Thursday, June 30, 2011

The Line by Teri Hall

Title: The Line
Author: Teri Hall
Publisher: Dial
Release Date: March 4, 2010
Date Read: June 23 - 26, 2011
Rating: 2.5/5 stars 

An invisible, uncrossable physical barrier encloses the Unified States. The Line is the part of the border that lopped off part of the country, dooming the inhabitants to an unknown fate when the enemy used a banned weapon. It's said that bizarre creatures and superhumans live on the other side, in Away. Nobody except tough old Ms. Moore would ever live next to the Line.

Nobody but Rachel and her mother, who went to live there after Rachel's dad died in the last war. It's a safe, quiet life. Until Rachel finds a mysterious recorded message that can only have come from Away. The voice is asking for help.

Who sent the message? Why is her mother so protective? And to what lengths is Rachel willing to go in order to do what she thinks is right?
I've been captivated by The Line's cover since it was released in early 2010 and have been waiting to get my hands on it for ages. I had such high expectations especially after receiving several recommendations from other bloggers. While I did enjoy the book, I was mainly disappointed with the characters and young reading level.

I am hesitant to categorize The Line as a middle-grade read. While Rachel's age was never stated I gathered from her language and thought process that she'd be around 12-13. I was really thrown off when chapters would alternate with Vivian, her mother. To me YA is a perspective not a reading level, so to read a YA novel with an adult and a middle-grade perspective was very odd. 

Many of the characters seemed stereotypical and cliched rather than original and refreshing. The silent old man in the greenhouse, the strict old lady in the mansion, the Mom with secrets, the rebellious daughter. I felt like I'd already read this book before I even finished the first few chapters. Most of the dialogue between the characters seemed forced, especially when the plot history was conveyed in "history lessons" rather than in thoughts, explanations, or memories.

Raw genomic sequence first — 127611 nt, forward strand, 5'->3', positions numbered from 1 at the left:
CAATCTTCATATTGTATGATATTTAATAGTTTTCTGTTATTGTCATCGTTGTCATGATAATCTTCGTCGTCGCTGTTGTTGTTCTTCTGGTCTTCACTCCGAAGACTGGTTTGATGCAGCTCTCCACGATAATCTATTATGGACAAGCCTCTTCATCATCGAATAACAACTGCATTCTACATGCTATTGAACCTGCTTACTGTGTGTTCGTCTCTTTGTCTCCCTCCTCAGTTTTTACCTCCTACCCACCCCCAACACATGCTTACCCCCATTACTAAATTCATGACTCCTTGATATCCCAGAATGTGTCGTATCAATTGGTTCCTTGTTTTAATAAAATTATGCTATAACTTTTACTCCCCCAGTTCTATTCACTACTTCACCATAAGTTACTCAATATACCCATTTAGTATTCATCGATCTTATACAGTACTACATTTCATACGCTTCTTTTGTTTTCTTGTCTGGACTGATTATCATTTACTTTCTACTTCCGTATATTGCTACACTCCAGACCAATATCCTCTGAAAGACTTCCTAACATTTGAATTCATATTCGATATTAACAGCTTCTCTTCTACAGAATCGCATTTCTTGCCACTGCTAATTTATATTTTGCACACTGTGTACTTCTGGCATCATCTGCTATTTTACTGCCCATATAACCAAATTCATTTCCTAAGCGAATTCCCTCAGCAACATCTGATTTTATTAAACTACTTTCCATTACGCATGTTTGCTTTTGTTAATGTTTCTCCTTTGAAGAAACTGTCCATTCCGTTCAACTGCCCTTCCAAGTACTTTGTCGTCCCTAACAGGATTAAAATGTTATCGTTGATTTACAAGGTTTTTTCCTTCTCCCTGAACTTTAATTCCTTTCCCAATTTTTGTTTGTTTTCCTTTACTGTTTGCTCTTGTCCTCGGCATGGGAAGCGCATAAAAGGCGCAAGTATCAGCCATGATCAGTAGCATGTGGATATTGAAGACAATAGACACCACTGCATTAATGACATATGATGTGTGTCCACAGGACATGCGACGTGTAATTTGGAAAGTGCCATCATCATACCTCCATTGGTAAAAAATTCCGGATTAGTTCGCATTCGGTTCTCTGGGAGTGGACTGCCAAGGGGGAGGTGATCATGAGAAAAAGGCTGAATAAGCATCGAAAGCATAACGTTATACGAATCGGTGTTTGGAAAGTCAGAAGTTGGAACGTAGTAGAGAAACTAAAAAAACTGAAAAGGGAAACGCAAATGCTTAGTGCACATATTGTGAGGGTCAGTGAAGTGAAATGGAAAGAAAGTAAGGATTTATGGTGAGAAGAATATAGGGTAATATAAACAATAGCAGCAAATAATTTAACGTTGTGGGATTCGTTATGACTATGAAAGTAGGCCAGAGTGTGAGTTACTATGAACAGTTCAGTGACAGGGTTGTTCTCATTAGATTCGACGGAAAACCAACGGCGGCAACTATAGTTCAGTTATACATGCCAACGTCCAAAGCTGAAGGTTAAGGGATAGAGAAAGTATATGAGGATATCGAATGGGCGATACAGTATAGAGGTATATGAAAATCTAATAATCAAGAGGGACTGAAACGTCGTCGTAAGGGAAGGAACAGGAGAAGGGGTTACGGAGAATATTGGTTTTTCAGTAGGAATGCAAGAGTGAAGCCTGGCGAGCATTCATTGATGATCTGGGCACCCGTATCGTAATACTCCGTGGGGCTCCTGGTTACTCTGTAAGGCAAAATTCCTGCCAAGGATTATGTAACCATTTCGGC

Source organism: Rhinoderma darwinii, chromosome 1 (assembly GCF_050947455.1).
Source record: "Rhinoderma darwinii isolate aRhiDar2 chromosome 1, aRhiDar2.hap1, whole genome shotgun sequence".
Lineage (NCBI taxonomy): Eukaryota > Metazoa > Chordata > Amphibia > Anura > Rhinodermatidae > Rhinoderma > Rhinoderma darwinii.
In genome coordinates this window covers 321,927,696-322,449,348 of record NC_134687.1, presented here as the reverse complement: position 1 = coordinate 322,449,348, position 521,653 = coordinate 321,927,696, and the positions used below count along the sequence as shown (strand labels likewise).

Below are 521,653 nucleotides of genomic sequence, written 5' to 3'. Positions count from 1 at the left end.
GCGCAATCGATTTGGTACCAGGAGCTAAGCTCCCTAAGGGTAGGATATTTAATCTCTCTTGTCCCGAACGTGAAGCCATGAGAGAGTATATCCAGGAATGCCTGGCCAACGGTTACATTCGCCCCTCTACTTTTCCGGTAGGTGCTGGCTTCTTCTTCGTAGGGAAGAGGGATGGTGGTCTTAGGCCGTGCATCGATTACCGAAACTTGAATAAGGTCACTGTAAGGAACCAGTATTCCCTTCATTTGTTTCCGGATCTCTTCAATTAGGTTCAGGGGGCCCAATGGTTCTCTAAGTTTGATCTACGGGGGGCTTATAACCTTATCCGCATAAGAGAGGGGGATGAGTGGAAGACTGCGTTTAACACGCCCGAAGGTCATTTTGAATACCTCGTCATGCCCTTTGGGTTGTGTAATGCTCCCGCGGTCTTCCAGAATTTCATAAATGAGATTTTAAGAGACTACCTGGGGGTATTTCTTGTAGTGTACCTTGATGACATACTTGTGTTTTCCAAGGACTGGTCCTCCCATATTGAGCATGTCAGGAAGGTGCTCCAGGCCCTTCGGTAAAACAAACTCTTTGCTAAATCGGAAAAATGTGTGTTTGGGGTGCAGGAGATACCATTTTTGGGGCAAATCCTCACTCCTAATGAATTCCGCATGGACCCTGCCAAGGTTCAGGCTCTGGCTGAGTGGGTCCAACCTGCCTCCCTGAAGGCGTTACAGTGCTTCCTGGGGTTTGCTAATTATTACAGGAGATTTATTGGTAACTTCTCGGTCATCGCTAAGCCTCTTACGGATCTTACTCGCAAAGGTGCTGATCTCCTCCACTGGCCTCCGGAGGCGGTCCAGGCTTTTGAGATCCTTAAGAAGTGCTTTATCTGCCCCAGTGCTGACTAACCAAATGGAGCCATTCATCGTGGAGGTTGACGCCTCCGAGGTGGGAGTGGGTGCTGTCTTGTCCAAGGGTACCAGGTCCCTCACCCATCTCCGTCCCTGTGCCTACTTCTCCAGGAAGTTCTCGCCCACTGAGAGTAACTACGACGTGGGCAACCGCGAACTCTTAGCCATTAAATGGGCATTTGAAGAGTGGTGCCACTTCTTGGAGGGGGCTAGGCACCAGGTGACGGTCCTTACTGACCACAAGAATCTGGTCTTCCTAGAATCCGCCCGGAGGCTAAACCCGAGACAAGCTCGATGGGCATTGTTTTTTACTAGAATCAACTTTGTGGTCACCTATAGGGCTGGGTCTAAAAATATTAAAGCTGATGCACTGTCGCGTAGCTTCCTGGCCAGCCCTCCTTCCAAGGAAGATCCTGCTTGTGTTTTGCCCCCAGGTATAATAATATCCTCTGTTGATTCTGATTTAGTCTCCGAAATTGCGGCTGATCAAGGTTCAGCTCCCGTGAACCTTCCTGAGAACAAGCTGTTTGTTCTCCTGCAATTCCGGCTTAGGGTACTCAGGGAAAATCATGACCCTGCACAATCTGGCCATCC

I absolutely loved the premise of The Line. Novels with such a rich history especially a focus on political strife are favourites on my bookshelf. This book had such promise with a totally realistic plot about military action, a pinch of supernatural/paranormal activity, and an old fashioned mystery. Unfortunately, tied with the overdramatic characters and unrealistic plot line I didn't really connect to the story as a whole. I found the pacing too fast, then too slow, too focused on history, then too focused on irrelevant characteristics. I found the ending very abrupt and sudden. I was finally invested in the plot and intrigued to see where it would lead when it just ended. Hopefully the sequel will pick up exactly where The Line left off. 

Constructive criticism aside, I am eager to read the sequel to see if the plot improves and see what becomes of Rachel. 

Favourite Quote: Couldn't find one!

Recommended: The Giver (Lois Lowry), The Declaration (Gemma Malley), The Compound (S.A. Bodeen), Among the Hidden (Margaret Peterson Haddix)


  1. Yah, I wasn't particularly impressed with this one either. There were good parts to it, but it felt incomplete. :/

  2. new follower! [:

    Great review! And thanks for sharing, I hadn't heard of this book before.

    new blogger, stop by if you get a chance, thanks!:


Have a comment? Want to share your own review or post? I'd love to hear from you! I read every single comment.